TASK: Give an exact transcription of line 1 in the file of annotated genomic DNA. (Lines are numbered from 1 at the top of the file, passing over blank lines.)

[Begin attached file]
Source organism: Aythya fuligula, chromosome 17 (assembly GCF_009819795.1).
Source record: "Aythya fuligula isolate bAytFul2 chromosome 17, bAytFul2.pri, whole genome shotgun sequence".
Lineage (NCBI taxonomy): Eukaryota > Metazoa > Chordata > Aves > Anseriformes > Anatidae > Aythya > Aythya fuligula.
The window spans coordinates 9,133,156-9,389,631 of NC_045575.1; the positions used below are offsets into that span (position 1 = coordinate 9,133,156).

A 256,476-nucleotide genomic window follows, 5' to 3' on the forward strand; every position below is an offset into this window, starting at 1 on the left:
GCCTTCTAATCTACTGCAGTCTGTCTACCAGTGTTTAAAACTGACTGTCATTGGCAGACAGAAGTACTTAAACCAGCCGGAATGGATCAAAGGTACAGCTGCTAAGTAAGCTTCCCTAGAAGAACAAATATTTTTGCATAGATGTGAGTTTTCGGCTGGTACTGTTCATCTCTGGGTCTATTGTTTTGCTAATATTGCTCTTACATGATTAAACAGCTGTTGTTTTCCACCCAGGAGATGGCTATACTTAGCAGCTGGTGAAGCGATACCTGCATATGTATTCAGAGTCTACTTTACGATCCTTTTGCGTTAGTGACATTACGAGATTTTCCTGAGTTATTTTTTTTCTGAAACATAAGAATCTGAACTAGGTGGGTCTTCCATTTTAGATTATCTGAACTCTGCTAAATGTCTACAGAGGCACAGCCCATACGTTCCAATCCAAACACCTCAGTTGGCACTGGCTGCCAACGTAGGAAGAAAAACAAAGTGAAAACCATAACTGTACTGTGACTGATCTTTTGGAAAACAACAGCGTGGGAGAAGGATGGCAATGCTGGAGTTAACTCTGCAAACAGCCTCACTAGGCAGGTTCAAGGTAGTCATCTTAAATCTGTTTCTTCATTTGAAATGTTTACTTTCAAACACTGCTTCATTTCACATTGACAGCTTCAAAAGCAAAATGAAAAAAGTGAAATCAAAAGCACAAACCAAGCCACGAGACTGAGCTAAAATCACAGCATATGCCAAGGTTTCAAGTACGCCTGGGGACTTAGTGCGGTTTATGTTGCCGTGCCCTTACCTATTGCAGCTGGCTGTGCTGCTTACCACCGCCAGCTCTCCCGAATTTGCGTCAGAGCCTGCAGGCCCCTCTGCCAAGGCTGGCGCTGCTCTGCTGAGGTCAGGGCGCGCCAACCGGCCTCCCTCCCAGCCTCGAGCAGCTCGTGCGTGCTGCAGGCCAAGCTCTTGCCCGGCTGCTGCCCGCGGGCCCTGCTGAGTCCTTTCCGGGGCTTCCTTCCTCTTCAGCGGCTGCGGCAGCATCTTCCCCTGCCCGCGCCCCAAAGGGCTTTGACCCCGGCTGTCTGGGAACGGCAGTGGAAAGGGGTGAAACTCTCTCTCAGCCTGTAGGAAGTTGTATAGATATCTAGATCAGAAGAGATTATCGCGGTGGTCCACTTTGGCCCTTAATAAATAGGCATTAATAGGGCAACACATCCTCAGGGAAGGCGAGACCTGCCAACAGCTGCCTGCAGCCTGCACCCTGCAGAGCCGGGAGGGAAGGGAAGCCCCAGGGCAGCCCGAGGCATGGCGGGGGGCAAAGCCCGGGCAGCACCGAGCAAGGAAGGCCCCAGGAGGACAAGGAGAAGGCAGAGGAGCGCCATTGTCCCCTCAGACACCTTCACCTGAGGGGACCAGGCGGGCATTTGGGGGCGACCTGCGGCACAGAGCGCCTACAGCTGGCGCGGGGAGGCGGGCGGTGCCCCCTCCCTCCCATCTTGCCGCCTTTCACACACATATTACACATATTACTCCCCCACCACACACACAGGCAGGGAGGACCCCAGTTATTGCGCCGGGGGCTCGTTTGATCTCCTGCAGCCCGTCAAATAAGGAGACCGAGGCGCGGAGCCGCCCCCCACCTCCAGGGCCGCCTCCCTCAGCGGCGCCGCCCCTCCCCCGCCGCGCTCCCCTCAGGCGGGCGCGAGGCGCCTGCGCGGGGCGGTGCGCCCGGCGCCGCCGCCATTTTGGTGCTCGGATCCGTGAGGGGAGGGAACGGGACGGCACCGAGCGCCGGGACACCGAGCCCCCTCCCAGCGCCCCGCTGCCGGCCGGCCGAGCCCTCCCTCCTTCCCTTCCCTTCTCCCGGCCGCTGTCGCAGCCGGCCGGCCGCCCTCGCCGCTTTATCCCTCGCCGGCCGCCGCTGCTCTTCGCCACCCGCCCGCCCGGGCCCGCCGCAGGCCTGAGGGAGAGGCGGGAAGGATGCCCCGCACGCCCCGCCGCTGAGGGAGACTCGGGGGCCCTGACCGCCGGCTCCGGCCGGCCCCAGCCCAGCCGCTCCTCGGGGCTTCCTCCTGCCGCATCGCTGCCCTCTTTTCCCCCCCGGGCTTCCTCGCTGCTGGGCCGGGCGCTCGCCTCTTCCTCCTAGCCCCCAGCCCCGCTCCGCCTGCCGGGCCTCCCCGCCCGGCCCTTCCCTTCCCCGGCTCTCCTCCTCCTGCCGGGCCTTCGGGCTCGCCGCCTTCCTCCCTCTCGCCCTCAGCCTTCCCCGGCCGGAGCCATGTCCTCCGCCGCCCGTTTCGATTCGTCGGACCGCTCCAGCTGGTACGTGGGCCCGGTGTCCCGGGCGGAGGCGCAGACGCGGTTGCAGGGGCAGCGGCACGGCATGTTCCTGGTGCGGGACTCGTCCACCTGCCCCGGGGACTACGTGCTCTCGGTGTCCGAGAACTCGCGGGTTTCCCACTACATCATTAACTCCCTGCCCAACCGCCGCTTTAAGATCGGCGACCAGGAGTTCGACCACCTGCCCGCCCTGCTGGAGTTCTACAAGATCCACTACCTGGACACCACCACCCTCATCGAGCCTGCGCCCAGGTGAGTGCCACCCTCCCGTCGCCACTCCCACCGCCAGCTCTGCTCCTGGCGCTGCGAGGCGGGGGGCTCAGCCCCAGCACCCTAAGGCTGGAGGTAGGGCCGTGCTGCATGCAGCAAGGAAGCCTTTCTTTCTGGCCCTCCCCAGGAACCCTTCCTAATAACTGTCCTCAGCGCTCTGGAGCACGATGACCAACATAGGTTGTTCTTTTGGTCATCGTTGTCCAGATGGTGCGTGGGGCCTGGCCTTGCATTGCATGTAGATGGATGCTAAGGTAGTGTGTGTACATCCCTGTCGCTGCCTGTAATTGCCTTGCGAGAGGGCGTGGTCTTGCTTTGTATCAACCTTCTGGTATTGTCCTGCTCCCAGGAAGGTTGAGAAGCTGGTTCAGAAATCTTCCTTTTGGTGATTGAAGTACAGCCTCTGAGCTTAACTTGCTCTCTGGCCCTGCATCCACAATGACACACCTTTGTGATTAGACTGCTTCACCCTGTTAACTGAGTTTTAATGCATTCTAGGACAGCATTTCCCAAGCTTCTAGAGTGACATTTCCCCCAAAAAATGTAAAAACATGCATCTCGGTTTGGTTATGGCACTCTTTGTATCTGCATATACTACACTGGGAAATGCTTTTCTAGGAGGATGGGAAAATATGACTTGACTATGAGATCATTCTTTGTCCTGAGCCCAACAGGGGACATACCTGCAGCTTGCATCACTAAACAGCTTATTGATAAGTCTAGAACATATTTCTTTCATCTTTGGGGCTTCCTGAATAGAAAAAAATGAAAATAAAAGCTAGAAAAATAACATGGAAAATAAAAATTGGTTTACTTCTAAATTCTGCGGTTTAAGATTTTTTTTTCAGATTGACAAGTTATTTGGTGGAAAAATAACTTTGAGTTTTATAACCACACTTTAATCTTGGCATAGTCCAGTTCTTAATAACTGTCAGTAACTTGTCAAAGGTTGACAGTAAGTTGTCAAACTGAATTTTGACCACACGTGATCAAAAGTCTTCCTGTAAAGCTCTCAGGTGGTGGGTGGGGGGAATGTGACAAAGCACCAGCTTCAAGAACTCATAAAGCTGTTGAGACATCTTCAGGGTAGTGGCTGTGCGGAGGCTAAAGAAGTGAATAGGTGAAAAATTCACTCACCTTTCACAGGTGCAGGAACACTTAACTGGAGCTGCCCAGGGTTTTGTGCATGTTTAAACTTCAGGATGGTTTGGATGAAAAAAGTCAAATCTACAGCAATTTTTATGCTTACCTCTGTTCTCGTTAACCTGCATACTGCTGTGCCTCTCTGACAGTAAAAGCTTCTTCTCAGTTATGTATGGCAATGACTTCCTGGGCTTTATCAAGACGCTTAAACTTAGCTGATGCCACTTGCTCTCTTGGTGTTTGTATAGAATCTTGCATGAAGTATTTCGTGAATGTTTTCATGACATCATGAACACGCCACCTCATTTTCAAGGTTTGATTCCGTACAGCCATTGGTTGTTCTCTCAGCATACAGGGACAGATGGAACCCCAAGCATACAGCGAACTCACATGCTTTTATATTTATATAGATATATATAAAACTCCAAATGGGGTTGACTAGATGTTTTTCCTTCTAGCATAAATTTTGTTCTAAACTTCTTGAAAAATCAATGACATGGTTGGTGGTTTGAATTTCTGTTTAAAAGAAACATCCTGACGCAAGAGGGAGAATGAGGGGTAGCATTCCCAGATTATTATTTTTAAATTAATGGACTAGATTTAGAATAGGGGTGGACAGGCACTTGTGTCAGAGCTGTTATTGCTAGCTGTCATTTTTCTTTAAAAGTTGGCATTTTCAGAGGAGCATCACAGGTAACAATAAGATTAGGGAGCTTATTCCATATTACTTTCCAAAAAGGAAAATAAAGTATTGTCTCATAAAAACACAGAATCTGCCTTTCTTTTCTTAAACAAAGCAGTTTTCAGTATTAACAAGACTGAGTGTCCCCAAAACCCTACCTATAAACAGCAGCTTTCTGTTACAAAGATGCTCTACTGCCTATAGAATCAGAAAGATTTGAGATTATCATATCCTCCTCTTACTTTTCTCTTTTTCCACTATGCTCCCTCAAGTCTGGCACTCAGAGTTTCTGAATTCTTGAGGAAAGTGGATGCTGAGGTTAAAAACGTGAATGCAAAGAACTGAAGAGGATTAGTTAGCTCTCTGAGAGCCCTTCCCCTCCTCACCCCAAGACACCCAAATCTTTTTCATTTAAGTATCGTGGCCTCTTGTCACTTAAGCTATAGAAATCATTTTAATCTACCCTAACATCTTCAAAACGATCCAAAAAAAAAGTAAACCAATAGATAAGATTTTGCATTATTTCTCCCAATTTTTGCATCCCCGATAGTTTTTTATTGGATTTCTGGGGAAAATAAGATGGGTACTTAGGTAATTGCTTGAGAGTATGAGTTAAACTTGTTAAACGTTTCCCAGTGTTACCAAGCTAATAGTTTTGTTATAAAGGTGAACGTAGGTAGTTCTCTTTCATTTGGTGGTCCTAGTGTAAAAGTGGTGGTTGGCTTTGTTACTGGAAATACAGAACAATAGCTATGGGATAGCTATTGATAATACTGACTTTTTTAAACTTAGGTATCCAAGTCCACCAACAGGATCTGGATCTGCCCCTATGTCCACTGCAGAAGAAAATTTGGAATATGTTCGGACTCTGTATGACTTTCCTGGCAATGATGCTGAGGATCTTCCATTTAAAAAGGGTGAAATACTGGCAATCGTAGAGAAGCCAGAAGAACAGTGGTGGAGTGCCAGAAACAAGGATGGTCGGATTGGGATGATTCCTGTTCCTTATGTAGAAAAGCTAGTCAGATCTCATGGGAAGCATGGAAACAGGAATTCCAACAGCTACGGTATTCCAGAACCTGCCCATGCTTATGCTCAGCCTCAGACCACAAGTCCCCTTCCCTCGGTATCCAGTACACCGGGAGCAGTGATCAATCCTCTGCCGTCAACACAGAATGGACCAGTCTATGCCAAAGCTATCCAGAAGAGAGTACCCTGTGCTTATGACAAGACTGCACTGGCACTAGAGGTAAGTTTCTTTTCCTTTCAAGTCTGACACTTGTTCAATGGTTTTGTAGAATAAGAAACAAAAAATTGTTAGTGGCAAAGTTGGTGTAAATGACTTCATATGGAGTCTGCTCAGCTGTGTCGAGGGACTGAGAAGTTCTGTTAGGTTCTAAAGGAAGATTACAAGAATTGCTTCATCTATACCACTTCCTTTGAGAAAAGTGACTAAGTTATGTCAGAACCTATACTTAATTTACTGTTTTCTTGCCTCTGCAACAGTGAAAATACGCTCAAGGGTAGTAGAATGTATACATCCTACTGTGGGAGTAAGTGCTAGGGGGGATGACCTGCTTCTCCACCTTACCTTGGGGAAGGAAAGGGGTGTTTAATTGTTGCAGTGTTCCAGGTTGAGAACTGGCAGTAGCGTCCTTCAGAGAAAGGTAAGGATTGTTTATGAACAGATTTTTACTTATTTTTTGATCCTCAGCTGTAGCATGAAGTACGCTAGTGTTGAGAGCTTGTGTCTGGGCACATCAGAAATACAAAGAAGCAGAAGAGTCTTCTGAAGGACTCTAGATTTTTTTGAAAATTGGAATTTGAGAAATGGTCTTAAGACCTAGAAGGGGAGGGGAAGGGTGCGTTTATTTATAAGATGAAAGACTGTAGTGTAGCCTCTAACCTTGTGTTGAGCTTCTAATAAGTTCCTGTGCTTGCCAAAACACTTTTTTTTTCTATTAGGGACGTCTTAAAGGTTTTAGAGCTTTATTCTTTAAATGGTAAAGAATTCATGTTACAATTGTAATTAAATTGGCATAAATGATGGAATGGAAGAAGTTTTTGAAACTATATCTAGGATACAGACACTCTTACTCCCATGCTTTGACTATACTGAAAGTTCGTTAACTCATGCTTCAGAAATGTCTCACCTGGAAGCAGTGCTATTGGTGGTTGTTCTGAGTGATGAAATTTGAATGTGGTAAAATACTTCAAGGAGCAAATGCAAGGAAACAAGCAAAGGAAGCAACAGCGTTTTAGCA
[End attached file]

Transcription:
Source organism: Aythya fuligula, chromosome 17 (assembly GCF_009819795.1).